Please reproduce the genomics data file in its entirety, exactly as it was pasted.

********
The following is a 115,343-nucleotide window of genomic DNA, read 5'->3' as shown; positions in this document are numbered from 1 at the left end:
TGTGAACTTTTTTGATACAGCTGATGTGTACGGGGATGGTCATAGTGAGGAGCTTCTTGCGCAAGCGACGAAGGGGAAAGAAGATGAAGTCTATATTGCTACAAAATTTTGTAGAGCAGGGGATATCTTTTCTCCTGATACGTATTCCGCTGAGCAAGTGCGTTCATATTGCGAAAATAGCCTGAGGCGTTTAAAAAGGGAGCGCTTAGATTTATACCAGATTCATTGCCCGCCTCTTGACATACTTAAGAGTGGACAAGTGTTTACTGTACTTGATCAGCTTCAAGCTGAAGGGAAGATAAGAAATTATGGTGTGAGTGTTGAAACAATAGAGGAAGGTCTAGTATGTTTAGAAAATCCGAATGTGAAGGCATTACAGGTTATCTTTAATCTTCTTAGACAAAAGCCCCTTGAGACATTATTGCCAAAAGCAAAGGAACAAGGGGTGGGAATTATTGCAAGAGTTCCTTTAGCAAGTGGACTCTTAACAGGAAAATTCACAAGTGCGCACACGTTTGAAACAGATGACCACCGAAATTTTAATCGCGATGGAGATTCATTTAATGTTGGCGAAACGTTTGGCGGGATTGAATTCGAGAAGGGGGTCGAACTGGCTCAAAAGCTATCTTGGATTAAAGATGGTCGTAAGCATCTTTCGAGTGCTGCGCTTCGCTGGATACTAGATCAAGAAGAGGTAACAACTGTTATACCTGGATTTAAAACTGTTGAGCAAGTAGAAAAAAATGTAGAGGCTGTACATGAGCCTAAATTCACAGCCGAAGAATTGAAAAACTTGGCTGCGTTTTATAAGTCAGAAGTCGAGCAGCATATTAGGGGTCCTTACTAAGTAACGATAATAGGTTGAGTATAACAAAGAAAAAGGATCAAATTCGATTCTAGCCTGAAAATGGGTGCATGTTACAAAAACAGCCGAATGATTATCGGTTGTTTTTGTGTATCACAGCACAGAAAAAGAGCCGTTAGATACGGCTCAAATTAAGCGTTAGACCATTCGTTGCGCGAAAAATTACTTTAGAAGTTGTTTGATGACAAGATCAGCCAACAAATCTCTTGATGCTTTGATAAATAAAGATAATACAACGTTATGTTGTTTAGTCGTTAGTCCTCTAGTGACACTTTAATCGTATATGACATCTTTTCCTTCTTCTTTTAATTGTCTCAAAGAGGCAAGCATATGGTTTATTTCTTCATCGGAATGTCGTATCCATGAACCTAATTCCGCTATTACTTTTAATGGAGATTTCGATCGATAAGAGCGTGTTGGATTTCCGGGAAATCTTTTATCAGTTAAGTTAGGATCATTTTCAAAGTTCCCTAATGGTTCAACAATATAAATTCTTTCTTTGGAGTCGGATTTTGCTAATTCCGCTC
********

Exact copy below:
The following is a 115,343-nucleotide window of genomic DNA, read 5'->3' as shown; positions in this document are numbered from 1 at the left end:
TGTGAACTTTTTTGATACAGCTGATGTGTACGGGGATGGTCATAGTGAGGAGCTTCTTGCGCAAGCGACGAAGGGGAAAGAAGATGAAGTCTATATTGCTACAAAATTTTGTAGAGCAGGGGATATCTTTTCTCCTGATACGTATTCCGCTGAGCAAGTGCGTTCATATTGCGAAAATAGCCTGAGGCGTTTAAAAAGGGAGCGCTTAGATTTATACCAGATTCATTGCCCGCCTCTTGACATACTTAAGAGTGGACAAGTGTTTACTGTACTTGATCAGCTTCAAGCTGAAGGGAAGATAAGAAATTATGGTGTGAGTGTTGAAACAATAGAGGAAGGTCTAGTATGTTTAGAAAATCCGAATGTGAAGGCATTACAGGTTATCTTTAATCTTCTTAGACAAAAGCCCCTTGAGACATTATTGCCAAAAGCAAAGGAACAAGGGGTGGGAATTATTGCAAGAGTTCCTTTAGCAAGTGGACTCTTAACAGGAAAATTCACAAGTGCGCACACGTTTGAAACAGATGACCACCGAAATTTTAATCGCGATGGAGATTCATTTAATGTTGGCGAAACGTTTGGCGGGATTGAATTCGAGAAGGGGGTCGAACTGGCTCAAAAGCTATCTTGGATTAAAGATGGTCGTAAGCATCTTTCGAGTGCTGCGCTTCGCTGGATACTAGATCAAGAAGAGGTAACAACTGTTATACCTGGATTTAAAACTGTTGAGCAAGTAGAAAAAAATGTAGAGGCTGTACATGAGCCTAAATTCACAGCCGAAGAATTGAAAAACTTGGCTGCGTTTTATAAGTCAGAAGTCGAGCAGCATATTAGGGGTCCTTACTAAGTAACGATAATAGGTTGAGTATAACAAAGAAAAAGGATCAAATTCGATTCTAGCCTGAAAATGGGTGCATGTTACAAAAACAGCCGAATGATTATCGGTTGTTTTTGTGTATCACAGCACAGAAAAAGAGCCGTTAGATACGGCTCAAATTAAGCGTTAGACCATTCGTTGCGCGAAAAATTACTTTAGAAGTTGTTTGATGACAAGATCAGCCAACAAATCTCTTGATGCTTTGATAAATAAAGATAATACAACGTTATGTTGTTTAGTCGTTAGTCCTCTAGTGACACTTTAATCGTATATGACATCTTTTCCTTCTTCTTTTAATTGTCTCAAAGAGGCAAGCATATGGTTTATTTCTTCATCGGAATGTCGTATCCATGAACCTAATTCCGCTATTACTTTTAATGGAGATTTCGATCGATAAGAGCGTGTTGGATTTCCGGGAAATCTTTTATCAGTTAAGTTAGGATCATTTTCAAAGTTCCCTAATGGTTCAACAATATAAATTCTTTCTTTGGAGTCGGATTTTGCTAATTCCGCTC